“Whenever I say “Social is more than media,” people resist. It’s as if the two words (social and media) are now permanently fused together. But they shouldn’t be. The fact that they are joined at the hip in so many people’s minds means that marketing agencies alone are thriving and making money–but we are collectively missing out.”
— From the “11 rules of creating value in the Social Era” by Nilofer Merchant
I recently had a chat with a branding expert and his idea of what social meant truly left me in awe. Social is not for brands that believe customers do not have any influence on a brand or a company. It is for those who believe in co-creation and co-ownership of a brand. If there is too much jargon in the last sentence, let me simplify it for you.
Starbucks wanted insights from their customers on what they could do to get them back into their shops. Now, a typical corporation would get the strategy folks into a room and ask for 10 ideas that should drive this initiative, but Starbucks chose a different approach. They started the Starbucks my idea portal, where they invited their customers to submit ideas around their Starbucks experience and their expectations. What did they get?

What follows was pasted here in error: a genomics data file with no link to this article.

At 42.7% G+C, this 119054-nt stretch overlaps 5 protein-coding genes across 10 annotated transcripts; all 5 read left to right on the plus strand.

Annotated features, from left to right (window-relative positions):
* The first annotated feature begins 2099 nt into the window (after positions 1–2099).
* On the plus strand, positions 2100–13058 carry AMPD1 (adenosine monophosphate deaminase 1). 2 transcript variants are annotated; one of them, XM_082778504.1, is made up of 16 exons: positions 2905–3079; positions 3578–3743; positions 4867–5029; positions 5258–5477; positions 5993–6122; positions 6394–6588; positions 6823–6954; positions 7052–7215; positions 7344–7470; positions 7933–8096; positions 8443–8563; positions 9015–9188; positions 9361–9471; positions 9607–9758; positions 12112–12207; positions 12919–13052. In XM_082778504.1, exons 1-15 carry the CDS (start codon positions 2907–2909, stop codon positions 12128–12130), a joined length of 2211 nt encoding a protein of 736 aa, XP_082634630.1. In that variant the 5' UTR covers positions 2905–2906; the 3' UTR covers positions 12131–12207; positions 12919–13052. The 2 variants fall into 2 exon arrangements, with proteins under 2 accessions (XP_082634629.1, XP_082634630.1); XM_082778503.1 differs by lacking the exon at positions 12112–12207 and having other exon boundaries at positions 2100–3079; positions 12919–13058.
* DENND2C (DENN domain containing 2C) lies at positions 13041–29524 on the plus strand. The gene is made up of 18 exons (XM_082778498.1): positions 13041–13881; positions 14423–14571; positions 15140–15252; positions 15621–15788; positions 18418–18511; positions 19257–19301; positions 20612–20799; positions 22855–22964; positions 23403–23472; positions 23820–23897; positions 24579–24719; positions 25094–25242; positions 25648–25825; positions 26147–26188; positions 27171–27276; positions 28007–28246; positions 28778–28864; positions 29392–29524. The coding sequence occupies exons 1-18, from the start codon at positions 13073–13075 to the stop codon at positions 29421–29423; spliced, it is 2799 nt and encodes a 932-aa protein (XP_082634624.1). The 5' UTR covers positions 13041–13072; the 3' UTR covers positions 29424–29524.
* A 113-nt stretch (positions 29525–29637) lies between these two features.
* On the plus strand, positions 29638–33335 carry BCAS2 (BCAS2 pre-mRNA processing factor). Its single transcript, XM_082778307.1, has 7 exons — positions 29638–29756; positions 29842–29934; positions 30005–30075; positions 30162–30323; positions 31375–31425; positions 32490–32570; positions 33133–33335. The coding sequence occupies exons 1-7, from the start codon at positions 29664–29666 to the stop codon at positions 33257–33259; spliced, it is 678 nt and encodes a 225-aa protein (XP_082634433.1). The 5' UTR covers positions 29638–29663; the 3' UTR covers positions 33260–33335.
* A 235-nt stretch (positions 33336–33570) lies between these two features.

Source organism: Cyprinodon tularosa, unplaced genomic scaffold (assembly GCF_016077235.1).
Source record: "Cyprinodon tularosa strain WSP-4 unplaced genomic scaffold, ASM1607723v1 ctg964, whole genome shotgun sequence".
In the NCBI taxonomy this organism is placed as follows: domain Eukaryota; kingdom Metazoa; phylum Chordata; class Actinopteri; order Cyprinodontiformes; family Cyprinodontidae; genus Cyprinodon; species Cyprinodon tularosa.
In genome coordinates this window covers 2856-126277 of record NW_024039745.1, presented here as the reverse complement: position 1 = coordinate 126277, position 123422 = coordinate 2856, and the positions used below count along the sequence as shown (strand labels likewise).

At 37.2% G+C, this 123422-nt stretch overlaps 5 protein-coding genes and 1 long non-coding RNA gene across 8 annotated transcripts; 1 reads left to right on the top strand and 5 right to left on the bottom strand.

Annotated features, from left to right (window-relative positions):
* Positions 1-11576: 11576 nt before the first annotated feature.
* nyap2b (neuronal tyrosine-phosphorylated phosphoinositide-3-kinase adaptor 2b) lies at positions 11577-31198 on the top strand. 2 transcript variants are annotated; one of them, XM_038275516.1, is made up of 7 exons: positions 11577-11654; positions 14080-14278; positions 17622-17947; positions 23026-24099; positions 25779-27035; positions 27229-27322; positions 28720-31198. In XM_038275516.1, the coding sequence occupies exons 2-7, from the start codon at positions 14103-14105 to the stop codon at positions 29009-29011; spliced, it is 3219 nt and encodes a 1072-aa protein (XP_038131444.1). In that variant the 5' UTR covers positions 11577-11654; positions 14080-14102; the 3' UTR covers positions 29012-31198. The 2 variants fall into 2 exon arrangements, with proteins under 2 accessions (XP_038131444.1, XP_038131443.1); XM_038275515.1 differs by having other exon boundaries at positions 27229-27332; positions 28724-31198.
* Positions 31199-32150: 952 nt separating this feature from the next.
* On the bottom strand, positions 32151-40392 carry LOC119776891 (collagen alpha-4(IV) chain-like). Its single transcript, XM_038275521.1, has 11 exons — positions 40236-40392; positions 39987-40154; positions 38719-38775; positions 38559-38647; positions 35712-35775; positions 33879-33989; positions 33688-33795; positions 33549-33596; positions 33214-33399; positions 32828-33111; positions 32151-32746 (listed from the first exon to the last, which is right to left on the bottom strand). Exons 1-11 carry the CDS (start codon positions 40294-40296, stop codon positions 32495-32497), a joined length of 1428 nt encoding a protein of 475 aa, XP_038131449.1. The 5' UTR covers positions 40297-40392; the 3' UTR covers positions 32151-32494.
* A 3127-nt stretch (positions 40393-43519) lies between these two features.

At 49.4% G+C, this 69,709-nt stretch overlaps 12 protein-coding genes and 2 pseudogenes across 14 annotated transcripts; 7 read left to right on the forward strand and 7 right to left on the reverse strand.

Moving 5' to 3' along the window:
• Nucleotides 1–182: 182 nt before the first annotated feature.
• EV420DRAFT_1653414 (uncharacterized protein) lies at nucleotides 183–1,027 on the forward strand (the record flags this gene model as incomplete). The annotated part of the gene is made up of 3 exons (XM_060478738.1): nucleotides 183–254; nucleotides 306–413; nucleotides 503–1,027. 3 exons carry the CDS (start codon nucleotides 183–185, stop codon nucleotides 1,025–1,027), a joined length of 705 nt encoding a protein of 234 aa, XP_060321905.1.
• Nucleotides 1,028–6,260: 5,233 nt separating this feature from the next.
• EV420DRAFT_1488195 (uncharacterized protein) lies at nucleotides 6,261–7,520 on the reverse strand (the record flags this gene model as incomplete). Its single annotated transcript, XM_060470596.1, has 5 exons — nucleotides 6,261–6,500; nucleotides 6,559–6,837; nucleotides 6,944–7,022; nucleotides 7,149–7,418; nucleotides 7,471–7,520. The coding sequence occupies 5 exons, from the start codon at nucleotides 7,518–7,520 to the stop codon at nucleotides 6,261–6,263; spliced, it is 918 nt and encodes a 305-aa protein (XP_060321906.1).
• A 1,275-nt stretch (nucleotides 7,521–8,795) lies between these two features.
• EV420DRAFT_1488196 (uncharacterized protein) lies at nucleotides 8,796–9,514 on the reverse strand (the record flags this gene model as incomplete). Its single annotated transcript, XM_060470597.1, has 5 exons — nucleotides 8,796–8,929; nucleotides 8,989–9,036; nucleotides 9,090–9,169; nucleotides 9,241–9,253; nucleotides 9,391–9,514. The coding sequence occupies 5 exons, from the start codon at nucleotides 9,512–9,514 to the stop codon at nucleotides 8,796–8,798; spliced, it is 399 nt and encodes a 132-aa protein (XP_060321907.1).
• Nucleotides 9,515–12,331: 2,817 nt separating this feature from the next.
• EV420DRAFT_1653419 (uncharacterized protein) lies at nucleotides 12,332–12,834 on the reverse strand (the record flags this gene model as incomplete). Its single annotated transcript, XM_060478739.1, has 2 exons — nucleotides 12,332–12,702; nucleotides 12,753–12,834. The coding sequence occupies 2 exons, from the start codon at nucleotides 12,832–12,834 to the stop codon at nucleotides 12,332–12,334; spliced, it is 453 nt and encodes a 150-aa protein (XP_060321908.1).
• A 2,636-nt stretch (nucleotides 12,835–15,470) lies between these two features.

A ton of ideas from their most loyal customers and a customer reading that they could never expect from focused groups or any other exercise. At the same time, they also transformed the brand image of the company to one that was contemporary and co-owned by their customers. Here’s another quote that I found quite relevant in the context of social and the need for conversations and relationship building rather than advertising and marketing spend.
“Social has never been a technology trend, as it is often depicted by the experts. Humans have always wanted to connect, organize, and create value. Back when there were tribes, people had community and naturally had relationships in the marketplace. But for a very long time, organizations couldn’t achieve the needed scale, which was intricately tied to profits, and also have connection. So, relationships were abandoned for the sake of efficiency. But now, if we let it, marketing in the social era will look like any other relationship; perhaps like falling in love, following an arc of romance, struggle, commitment, and sometimes, co-creation”
I truly agree with Nilofer’s view that profits and scale have de-personalized the customer experience and social is the bridge that is helping brands identify, analyze and engage with their customers. The misrepresentation of Social Media has brands going around in circles using advertising and promotions in the hopes that people will take notice.
We at muHive believe that conversations are at the heart of social. You don’t need a portal or a million dollar investment to a identify and influence your customers. All you need is a shift in the way you think about your brand, customers and the value they bring to your company.
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